First, we talked about what mindfulness is and why we should practice it. I found this great YouTube video you can find HERE that has kids explaining mindfulness. I thought this was really engaging for them. We spent some time talking about how it calms your body and rebuilds your brain. We also talked about how it takes time to practice and get really good at it.

Now, the first time was hard - for me and for them. I felt uncomfortable leading their mindfulness the first time, so I found this great website that plays recordings for your students. Check it out HERE! It is honestly a lifesaver and really helpful. There are a lot of different options!

I also purchased a few books on mindfulness for kids! My first recommendation would be Cultivating Mindfulness in the Classroom. Find it HERE on Amazon! It gives you TONS of options and lessons you can quickly implement in your classroom! My second recommendation would be the Mind Up Curriculum you can find HERE. Make sure to check for your grade level because they have different texts for different grades. This resource really teaches students how their brain works and how we can rewire our brain.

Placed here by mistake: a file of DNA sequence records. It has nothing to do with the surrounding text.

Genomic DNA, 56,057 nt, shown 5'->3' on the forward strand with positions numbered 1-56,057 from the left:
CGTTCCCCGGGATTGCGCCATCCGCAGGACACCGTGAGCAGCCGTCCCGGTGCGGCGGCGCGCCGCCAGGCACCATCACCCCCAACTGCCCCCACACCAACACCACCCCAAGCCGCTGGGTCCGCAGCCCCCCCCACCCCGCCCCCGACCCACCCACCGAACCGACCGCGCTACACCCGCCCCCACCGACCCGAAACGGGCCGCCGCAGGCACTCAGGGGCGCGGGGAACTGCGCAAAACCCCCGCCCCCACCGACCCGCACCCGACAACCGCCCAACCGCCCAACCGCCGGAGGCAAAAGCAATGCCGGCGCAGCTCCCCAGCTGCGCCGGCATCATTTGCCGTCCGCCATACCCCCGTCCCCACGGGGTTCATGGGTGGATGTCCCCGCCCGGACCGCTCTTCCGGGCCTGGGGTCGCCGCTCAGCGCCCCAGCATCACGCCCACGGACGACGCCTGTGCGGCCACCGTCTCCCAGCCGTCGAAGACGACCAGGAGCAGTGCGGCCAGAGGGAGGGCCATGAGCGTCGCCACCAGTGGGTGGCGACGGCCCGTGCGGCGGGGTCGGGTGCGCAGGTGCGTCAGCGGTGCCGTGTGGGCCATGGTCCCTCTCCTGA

Another resource I use is Go Noodle! They have some amazing mindfulness videos that show up right in the categories to practice breathing techniques.

Finally, we have a mindfulness bell that I like to use with students when we only have a few minutes to practice. I ring the bell (in the picture above) and students spend time listening and being mindful of the sound. I usually ring it 3-4 times depending on how much time we have. I grabbed mine off Amazon HERE.

I have loved implementing mindfulness into my classroom and the kids love it too. It doesn't need to take 20 minutes a day and doesn't need to be scheduled lessons. You get to decide how often to bring it into the classroom! Even 1-2 minutes a day can make an impact! It's a really great way to help students regulate their emotions and feelings, as well as helps them refocus on our content and my teaching. Truthfully, it's been really great for me to practice as well!

I encourage you to try it and know there is no wrong way to practice mindfulness!